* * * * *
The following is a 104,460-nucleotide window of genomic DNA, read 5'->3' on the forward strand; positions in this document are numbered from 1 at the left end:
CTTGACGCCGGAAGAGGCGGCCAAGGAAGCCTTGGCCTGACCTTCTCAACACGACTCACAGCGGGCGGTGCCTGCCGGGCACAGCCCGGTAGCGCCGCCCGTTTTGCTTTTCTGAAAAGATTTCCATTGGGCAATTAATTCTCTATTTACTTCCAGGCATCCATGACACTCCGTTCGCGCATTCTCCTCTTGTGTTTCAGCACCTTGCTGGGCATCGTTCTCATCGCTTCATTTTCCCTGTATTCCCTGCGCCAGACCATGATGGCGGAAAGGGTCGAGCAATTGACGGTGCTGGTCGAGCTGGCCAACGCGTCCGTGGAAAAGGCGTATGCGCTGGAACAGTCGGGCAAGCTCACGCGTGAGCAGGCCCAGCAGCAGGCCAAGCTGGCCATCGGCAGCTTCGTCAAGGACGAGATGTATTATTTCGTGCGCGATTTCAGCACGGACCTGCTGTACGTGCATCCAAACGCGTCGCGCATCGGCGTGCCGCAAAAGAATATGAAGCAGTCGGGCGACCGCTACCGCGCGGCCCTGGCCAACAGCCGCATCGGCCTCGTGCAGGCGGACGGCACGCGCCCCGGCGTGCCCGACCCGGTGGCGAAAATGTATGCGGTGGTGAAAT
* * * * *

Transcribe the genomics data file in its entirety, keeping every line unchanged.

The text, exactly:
The following is a 104,460-nucleotide window of genomic DNA, read 5'->3' on the forward strand; positions in this document are numbered from 1 at the left end:
CTTGACGCCGGAAGAGGCGGCCAAGGAAGCCTTGGCCTGACCTTCTCAACACGACTCACAGCGGGCGGTGCCTGCCGGGCACAGCCCGGTAGCGCCGCCCGTTTTGCTTTTCTGAAAAGATTTCCATTGGGCAATTAATTCTCTATTTACTTCCAGGCATCCATGACACTCCGTTCGCGCATTCTCCTCTTGTGTTTCAGCACCTTGCTGGGCATCGTTCTCATCGCTTCATTTTCCCTGTATTCCCTGCGCCAGACCATGATGGCGGAAAGGGTCGAGCAATTGACGGTGCTGGTCGAGCTGGCCAACGCGTCCGTGGAAAAGGCGTATGCGCTGGAACAGTCGGGCAAGCTCACGCGTGAGCAGGCCCAGCAGCAGGCCAAGCTGGCCATCGGCAGCTTCGTCAAGGACGAGATGTATTATTTCGTGCGCGATTTCAGCACGGACCTGCTGTACGTGCATCCAAACGCGTCGCGCATCGGCGTGCCGCAAAAGAATATGAAGCAGTCGGGCGACCGCTACCGCGCGGCCCTGGCCAACAGCCGCATCGGCCTCGTGCAGGCGGACGGCACGCGCCCCGGCGTGCCCGACCCGGTGGCGAAAATGTATGCGGTGGTGAAAT